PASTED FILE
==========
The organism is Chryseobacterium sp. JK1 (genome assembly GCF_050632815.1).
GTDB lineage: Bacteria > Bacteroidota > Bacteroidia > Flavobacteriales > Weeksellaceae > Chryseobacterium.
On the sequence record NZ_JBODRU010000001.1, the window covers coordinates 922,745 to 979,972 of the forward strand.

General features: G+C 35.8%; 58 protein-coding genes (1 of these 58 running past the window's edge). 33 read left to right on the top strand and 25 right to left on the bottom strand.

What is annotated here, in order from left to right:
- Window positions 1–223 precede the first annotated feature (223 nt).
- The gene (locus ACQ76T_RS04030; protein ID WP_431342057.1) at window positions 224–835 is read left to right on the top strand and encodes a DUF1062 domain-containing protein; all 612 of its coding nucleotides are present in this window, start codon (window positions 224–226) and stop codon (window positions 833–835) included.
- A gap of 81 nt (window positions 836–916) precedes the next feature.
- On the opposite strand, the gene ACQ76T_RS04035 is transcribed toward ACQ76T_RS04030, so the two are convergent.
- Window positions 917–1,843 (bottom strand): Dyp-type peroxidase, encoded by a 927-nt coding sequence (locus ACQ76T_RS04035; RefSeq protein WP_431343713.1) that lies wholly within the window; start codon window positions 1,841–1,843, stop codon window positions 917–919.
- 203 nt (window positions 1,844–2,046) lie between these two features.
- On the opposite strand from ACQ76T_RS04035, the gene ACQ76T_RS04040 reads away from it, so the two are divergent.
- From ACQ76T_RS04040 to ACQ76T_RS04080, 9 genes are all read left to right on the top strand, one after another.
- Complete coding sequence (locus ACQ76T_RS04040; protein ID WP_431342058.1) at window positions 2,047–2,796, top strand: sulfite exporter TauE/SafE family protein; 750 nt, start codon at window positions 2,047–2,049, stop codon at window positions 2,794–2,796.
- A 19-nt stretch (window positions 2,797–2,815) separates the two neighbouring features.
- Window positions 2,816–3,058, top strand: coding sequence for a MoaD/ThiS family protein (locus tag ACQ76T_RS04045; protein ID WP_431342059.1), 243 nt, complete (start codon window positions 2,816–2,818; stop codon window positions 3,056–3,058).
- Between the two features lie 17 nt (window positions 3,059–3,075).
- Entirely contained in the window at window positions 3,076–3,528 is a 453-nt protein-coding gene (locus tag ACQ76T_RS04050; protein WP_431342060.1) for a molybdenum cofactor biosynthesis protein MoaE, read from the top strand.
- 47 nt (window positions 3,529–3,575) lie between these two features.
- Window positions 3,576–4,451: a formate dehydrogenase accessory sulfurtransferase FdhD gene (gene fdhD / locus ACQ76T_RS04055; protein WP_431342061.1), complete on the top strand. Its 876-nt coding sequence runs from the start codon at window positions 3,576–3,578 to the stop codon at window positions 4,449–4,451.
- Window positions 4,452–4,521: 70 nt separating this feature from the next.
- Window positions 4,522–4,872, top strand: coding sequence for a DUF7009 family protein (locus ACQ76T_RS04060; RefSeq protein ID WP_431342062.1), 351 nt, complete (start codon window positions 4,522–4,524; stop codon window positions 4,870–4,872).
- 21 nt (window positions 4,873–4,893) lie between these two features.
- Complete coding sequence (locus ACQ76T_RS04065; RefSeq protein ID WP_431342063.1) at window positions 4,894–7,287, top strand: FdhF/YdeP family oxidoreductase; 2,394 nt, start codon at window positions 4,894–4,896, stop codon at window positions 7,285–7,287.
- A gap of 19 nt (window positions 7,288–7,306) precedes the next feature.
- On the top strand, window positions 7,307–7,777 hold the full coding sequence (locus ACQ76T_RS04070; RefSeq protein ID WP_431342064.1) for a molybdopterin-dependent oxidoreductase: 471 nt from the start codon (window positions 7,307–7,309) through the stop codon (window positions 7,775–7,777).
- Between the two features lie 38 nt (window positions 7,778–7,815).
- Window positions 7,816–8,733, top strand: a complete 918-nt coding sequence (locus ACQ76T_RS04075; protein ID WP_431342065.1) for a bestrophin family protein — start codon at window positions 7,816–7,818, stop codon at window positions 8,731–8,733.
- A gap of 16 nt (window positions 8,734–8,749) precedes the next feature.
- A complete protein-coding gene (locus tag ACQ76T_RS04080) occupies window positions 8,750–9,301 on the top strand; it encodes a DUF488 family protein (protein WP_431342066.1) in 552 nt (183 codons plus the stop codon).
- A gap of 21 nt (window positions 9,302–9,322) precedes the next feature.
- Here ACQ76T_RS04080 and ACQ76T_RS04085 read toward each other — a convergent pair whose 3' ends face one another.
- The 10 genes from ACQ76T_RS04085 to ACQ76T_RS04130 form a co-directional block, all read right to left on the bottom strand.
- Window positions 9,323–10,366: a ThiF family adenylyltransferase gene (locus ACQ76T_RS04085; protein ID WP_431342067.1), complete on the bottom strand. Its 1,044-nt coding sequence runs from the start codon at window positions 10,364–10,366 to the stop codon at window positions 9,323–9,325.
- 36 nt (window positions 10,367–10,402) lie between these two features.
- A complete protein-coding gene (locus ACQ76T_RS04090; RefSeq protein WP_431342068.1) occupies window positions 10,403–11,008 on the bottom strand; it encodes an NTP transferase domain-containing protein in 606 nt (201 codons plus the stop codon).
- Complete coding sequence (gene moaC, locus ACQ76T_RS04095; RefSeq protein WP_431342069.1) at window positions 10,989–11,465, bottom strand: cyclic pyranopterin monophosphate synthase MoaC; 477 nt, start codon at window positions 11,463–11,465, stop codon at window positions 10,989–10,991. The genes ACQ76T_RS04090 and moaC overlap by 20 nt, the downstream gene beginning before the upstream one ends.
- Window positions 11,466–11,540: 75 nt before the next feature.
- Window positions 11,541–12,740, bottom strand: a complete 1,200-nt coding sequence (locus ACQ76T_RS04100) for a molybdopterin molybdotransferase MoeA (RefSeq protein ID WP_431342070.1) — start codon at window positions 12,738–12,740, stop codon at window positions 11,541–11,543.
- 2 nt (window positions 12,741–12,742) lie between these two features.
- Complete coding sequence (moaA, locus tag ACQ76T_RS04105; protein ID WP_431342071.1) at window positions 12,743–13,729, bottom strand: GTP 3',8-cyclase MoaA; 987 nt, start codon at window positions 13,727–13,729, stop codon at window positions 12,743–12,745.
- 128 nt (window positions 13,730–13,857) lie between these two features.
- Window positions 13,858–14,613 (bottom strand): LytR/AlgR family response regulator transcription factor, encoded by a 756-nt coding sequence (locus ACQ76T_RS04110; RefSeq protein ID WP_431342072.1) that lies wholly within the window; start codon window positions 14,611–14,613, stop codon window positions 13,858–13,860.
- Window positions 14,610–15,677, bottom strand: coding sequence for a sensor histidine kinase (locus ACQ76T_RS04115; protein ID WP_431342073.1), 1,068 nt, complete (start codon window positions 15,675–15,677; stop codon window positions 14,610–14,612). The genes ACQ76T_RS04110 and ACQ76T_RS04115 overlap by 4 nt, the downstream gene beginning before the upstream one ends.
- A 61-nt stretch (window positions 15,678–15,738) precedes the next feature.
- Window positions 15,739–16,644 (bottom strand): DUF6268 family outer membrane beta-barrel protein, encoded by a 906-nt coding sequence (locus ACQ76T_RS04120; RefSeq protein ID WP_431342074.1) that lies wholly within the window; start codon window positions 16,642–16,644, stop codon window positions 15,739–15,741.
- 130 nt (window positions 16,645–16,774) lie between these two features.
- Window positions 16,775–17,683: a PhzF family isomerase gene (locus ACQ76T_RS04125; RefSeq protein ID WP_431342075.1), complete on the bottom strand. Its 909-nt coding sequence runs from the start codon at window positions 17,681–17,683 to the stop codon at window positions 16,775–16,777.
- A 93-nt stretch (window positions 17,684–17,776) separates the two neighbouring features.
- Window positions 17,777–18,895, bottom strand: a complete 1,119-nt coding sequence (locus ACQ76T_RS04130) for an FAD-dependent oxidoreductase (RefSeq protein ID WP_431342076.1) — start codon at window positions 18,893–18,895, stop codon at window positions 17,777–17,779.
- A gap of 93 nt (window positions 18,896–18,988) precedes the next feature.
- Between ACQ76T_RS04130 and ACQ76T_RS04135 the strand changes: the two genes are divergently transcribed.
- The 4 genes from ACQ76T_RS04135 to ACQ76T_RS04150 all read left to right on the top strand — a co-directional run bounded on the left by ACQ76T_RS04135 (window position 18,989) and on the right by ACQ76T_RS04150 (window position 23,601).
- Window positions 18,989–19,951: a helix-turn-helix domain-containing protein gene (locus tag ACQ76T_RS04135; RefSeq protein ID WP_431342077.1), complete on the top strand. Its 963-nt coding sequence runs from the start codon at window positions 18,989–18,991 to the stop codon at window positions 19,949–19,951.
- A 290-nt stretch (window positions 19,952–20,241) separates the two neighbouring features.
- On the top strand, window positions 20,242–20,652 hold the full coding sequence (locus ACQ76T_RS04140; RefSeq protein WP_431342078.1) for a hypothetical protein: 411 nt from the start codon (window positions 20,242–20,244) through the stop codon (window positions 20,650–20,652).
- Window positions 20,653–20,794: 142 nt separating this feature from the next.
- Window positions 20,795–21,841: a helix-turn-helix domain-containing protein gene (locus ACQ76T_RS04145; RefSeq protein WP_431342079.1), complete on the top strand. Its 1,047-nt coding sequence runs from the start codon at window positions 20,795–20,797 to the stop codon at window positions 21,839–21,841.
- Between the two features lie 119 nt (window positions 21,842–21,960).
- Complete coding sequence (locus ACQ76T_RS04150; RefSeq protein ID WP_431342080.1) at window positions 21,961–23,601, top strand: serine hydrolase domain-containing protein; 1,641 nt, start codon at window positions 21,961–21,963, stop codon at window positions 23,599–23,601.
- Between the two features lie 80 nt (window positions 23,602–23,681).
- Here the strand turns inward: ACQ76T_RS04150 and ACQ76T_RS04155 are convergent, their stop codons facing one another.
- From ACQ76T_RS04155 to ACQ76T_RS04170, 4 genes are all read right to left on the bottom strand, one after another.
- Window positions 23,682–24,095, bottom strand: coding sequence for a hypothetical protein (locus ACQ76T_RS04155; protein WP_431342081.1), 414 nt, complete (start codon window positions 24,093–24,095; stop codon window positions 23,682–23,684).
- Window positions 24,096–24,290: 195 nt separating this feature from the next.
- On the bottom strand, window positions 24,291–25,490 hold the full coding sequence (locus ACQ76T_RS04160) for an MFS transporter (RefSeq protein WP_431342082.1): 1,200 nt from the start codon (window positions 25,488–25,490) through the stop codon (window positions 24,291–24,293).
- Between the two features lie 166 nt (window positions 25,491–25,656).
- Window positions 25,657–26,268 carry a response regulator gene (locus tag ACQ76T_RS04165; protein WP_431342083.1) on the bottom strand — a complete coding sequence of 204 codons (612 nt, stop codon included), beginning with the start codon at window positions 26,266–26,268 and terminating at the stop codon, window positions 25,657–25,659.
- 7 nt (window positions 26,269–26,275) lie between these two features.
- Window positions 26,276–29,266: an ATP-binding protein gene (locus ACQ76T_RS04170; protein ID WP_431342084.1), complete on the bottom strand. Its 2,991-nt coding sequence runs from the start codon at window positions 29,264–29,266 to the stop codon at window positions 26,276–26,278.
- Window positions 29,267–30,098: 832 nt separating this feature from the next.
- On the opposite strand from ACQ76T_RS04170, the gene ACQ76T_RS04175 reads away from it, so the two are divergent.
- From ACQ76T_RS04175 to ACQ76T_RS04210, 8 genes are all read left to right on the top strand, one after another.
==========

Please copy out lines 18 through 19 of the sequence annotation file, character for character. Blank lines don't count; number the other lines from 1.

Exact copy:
- Entirely contained in the window at window positions 3,076–3,528 is a 453-nt protein-coding gene (locus tag ACQ76T_RS04050; protein WP_431342060.1) for a molybdenum cofactor biosynthesis protein MoaE, read from the top strand.
- 47 nt (window positions 3,529–3,575) lie between these two features.